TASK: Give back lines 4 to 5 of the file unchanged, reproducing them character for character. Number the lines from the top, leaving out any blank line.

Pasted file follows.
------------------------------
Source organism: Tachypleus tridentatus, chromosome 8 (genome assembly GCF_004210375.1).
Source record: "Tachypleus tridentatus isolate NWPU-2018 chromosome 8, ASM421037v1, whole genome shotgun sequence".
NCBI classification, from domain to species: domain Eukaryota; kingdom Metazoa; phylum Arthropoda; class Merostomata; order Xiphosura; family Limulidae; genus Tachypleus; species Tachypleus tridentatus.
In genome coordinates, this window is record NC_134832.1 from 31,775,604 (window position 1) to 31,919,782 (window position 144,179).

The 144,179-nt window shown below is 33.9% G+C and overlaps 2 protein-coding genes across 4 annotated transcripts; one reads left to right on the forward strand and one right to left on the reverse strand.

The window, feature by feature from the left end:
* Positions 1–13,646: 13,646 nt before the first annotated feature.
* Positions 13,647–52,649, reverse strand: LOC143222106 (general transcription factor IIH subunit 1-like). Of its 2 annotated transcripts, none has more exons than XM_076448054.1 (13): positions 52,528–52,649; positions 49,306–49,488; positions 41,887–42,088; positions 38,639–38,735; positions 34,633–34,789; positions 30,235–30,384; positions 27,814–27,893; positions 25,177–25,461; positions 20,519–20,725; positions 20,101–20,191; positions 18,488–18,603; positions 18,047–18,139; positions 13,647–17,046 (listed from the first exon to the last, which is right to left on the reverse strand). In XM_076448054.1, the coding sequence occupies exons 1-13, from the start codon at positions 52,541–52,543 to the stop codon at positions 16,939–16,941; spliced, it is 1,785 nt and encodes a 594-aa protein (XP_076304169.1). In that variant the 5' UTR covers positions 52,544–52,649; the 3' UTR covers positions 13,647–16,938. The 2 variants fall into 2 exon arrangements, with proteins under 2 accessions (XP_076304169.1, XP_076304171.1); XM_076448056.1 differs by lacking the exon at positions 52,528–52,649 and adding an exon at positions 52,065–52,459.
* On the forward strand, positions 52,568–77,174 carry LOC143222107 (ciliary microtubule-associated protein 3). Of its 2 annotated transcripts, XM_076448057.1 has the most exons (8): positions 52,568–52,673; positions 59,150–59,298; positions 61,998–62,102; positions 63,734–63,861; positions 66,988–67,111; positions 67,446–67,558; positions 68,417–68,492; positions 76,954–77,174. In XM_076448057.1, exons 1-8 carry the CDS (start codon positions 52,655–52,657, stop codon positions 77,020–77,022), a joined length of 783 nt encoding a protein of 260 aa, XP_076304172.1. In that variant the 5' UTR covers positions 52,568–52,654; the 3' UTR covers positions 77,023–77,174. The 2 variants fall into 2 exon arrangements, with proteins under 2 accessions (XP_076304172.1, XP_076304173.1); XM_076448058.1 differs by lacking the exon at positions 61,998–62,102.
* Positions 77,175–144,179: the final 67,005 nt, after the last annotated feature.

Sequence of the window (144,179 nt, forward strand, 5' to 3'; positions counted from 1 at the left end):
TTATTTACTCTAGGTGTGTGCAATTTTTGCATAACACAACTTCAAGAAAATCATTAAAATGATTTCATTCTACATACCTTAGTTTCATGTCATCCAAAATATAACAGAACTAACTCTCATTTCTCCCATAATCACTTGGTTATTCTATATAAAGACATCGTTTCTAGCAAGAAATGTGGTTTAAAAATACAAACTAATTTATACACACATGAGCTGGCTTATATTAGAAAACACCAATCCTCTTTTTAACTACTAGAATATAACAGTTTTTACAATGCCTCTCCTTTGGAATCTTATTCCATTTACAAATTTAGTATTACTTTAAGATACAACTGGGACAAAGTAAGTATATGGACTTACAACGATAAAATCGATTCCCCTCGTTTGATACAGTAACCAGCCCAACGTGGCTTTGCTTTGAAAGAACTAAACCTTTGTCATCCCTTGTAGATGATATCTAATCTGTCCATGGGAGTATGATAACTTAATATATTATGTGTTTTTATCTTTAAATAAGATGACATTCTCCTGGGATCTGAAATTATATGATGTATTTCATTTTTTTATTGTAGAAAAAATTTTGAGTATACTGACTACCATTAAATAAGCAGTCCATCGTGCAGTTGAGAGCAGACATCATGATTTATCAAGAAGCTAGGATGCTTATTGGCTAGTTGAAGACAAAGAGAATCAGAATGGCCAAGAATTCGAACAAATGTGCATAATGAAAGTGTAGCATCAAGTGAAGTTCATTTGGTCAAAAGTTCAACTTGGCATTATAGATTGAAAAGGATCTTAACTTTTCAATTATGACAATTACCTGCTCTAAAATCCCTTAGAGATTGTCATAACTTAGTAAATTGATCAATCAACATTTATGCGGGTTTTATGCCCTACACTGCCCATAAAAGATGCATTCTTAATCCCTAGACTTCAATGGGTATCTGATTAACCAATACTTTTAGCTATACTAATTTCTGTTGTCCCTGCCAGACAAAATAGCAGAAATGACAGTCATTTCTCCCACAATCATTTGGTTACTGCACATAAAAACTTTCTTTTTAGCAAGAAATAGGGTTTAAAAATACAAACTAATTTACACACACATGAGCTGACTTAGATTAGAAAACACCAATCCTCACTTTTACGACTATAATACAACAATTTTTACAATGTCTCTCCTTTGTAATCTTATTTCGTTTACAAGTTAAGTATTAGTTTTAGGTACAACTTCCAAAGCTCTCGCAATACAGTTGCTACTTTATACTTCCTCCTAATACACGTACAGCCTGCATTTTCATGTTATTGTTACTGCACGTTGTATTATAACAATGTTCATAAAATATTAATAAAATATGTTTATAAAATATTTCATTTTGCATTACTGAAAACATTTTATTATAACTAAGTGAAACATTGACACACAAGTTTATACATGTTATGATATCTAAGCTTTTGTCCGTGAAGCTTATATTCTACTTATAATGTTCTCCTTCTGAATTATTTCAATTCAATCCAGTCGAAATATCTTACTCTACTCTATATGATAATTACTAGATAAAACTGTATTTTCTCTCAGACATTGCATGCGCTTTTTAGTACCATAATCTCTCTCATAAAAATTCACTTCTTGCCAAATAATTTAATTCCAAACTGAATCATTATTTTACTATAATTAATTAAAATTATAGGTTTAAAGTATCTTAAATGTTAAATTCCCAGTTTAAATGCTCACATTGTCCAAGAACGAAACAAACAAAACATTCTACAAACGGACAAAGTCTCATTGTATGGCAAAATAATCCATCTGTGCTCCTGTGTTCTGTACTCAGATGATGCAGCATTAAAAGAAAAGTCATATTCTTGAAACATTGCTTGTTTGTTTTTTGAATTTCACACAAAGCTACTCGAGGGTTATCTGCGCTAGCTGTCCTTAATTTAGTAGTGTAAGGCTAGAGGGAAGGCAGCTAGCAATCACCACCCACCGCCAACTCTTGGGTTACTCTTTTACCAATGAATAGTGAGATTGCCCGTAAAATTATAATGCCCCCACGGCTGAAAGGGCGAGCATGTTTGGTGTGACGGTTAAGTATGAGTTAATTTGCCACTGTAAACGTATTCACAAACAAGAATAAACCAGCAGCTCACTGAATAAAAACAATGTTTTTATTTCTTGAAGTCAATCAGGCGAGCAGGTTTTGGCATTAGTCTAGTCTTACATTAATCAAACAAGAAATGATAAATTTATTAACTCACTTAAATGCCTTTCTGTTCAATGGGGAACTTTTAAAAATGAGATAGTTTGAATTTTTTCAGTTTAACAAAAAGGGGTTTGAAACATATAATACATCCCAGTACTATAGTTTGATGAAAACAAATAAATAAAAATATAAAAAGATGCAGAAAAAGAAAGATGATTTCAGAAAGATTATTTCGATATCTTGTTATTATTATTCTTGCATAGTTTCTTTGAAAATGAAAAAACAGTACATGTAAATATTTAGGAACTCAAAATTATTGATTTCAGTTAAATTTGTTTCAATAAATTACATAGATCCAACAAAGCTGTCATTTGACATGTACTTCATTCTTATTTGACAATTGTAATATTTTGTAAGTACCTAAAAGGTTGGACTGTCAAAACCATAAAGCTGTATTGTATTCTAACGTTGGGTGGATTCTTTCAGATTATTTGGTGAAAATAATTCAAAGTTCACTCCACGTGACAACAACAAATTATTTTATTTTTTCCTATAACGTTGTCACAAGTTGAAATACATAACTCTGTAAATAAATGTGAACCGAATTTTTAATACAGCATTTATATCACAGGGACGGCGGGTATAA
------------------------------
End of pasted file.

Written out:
In genome coordinates, this window is record NC_134832.1 from 31,775,604 (window position 1) to 31,919,782 (window position 144,179).

The 144,179-nt window shown below is 33.9% G+C and overlaps 2 protein-coding genes across 4 annotated transcripts; one reads left to right on the forward strand and one right to left on the reverse strand.